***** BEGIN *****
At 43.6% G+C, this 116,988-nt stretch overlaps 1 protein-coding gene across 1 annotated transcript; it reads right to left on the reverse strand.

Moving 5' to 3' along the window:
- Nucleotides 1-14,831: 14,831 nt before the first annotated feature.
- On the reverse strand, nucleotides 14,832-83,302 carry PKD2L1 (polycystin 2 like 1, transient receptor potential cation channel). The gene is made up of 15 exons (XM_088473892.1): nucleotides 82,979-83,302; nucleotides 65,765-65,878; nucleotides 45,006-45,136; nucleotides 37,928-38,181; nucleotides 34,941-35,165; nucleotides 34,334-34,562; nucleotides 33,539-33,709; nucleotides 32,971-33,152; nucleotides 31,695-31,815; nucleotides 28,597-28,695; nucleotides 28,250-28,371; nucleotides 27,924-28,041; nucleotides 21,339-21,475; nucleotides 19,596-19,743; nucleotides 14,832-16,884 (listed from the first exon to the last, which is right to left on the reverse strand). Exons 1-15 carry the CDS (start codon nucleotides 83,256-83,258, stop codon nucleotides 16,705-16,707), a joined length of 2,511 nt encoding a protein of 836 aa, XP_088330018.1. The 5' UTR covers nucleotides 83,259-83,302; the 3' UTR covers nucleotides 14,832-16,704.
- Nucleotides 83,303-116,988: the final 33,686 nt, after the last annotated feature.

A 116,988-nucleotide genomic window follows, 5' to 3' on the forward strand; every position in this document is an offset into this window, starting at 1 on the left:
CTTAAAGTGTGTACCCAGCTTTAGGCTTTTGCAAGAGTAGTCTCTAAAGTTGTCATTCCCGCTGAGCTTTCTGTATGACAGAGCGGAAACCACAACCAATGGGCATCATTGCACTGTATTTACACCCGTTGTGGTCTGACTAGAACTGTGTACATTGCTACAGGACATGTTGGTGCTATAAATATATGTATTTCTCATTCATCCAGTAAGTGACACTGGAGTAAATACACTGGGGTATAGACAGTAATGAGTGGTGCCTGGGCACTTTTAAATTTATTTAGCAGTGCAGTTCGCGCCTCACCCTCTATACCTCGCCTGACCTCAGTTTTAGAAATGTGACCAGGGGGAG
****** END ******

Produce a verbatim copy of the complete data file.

At 43.6% G+C, this 116,988-nt stretch overlaps 1 protein-coding gene across 1 annotated transcript; it reads right to left on the reverse strand.

Moving 5' to 3' along the window:
- Nucleotides 1-14,831: 14,831 nt before the first annotated feature.
- On the reverse strand, nucleotides 14,832-83,302 carry PKD2L1 (polycystin 2 like 1, transient receptor potential cation channel). The gene is made up of 15 exons (XM_088473892.1): nucleotides 82,979-83,302; nucleotides 65,765-65,878; nucleotides 45,006-45,136; nucleotides 37,928-38,181; nucleotides 34,941-35,165; nucleotides 34,334-34,562; nucleotides 33,539-33,709; nucleotides 32,971-33,152; nucleotides 31,695-31,815; nucleotides 28,597-28,695; nucleotides 28,250-28,371; nucleotides 27,924-28,041; nucleotides 21,339-21,475; nucleotides 19,596-19,743; nucleotides 14,832-16,884 (listed from the first exon to the last, which is right to left on the reverse strand). Exons 1-15 carry the CDS (start codon nucleotides 83,256-83,258, stop codon nucleotides 16,705-16,707), a joined length of 2,511 nt encoding a protein of 836 aa, XP_088330018.1. The 5' UTR covers nucleotides 83,259-83,302; the 3' UTR covers nucleotides 14,832-16,704.
- Nucleotides 83,303-116,988: the final 33,686 nt, after the last annotated feature.

A 116,988-nucleotide genomic window follows, 5' to 3' on the forward strand; every position in this document is an offset into this window, starting at 1 on the left:
CTTAAAGTGTGTACCCAGCTTTAGGCTTTTGCAAGAGTAGTCTCTAAAGTTGTCATTCCCGCTGAGCTTTCTGTATGACAGAGCGGAAACCACAACCAATGGGCATCATTGCACTGTATTTACACCCGTTGTGGTCTGACTAGAACTGTGTACATTGCTACAGGACATGTTGGTGCTATAAATATATGTATTTCTCATTCATCCAGTAAGTGACACTGGAGTAAATACACTGGGGTATAGACAGTAATGAGTGGTGCCTGGGCACTTTTAAATTTATTTAGCAGTGCAGTTCGCGCCTCACCCTCTATACCTCGCCTGACCTCAGTTTTAGAAATGTGACCAGGGGGAG